What is the air pressure in inches if it is 987 millibars?_____ 995 millibars?_____ 1032? _____
AIM: explain how increasing altitude affects air pressure and density.
As altitude increases, air pressure and density decrease. Put another way, the higher you go above sea level, the farther apart the air molecules are and the less they are pressing down on objects. The reverse is also true; As altitude decreases, ___________________________________________________________________________________________________________________________________________________________.
Put another way, the closer you are to sea level, the closer together air molecules are and the more they are pressing down on you.
Topic: Layers of the Atmosphere Date: __________
AIM: describe the characteristics of the main layers of the atmosphere.
There are four main layers of the atmosphere: the troposphere, the stratosphere, the mesosphere, and the thermosphere. The layers of the atmosphere are divided according to changes in temperature.
The lowest level of the atmosphere is the troposphere. This is where conditions change the most. For every kilometer increase in altitude, there is a 6.5 degree Celsius decrease in temperature.On average the troposphere is 12 km high. It is shorter at the poles (about 9 km high) and taller at the equator (about 16 km high). On average, what is the temperature difference between the bottom of the troposphere (sea level) and the top of the troposphere (12 km high)? __________ The troposphere is the thinnest layer of the atmosphere, but it is the most massive. It is where the weather (storms) occurs.
Above the troposphere is the stratosphere. It reaches from the top of the troposphere (about 12 km) to 50 kilometers high. It is cold at the bottom (about -60 degrees Celsius) and warm at the top. Air pressure decreases as you go higher in the stratosphere. The stratosphere contains the ozone layer (it is at the top of the stratosphere) which protects living things on Earth from harmful ultraviolet (UV) rays emitted by the sun.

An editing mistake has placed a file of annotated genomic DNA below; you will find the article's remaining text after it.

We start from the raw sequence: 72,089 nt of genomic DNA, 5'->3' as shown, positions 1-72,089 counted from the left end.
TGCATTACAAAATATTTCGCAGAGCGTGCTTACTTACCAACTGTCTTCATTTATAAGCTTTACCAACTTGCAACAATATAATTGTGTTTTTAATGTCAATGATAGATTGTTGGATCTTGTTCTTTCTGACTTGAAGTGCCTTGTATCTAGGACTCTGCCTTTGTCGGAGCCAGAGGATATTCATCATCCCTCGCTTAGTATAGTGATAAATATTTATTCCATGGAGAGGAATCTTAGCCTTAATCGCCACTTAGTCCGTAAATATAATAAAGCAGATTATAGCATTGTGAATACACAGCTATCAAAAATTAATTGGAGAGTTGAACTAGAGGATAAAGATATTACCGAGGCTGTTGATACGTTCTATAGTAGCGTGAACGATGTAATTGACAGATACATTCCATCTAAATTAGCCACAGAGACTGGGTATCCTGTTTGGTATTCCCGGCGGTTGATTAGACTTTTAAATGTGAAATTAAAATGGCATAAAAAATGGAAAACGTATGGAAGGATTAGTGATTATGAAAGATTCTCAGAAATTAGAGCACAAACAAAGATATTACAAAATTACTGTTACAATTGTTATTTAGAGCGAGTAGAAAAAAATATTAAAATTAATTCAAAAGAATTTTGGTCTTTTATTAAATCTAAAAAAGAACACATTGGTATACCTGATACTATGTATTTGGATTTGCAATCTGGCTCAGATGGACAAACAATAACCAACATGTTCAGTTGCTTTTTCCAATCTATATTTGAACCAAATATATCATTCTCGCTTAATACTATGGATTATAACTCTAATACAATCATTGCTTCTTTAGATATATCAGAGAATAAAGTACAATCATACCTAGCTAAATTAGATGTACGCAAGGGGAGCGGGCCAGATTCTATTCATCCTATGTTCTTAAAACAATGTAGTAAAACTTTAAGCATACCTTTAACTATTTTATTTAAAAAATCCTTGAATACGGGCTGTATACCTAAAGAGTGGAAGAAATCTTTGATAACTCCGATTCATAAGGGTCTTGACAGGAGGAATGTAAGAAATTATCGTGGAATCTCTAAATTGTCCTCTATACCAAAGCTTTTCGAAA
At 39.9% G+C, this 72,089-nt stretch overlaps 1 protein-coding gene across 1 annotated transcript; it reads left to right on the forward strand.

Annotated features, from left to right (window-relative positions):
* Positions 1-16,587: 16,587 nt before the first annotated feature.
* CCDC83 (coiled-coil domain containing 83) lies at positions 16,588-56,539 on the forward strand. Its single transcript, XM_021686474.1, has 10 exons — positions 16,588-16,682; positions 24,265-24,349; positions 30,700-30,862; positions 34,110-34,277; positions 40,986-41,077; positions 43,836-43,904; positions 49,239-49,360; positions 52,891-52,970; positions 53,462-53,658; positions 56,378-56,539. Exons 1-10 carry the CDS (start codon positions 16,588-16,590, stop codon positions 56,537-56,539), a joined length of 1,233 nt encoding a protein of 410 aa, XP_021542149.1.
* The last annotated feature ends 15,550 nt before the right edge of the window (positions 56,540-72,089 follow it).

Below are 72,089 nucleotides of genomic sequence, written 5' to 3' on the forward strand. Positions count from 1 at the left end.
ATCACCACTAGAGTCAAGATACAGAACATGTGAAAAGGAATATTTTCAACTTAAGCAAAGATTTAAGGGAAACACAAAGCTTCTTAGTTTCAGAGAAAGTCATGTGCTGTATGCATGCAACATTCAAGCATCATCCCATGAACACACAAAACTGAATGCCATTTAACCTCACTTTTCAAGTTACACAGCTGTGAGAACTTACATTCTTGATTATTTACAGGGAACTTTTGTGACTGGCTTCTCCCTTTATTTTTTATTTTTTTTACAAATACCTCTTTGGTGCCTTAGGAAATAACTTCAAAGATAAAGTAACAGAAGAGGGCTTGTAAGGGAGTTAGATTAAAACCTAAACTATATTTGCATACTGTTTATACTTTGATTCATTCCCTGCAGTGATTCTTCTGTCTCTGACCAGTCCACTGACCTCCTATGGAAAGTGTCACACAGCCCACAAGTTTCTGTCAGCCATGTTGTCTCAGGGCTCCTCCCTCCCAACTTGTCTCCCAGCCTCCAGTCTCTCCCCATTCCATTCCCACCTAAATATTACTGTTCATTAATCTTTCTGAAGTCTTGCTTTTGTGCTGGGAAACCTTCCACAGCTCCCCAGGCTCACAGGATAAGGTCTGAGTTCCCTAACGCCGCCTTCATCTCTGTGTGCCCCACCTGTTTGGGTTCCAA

The next layer of the atmosphere is the mesosphere. It is 30 km thick. It starts 50 km above sea level and ends 80 km above sea level. Recall that the stratosphere warms as altitude increases. Scientists mark the end of the stratosphere and the beginning of the mesosphere as the place where the temperature drops. The mesosphere is very cold. The mesosphere protects living things on Earth from space objects. Most objects that fall to Earth from space are destroyed in the mesosphere.
The top layer of the atmosphere is the thermosphere. The thermosphere is the hottest layer of the atmosphere because it is the first layer to get energy from the sun. Most of the energy is absorbed in the thermosphere. It is divided into the ionosphere (80 km to 550 km) and the exosphere (550 km and above). The ionosphere is where radio signals are bounced from. The exosphere is where television and phone signals are bounced from.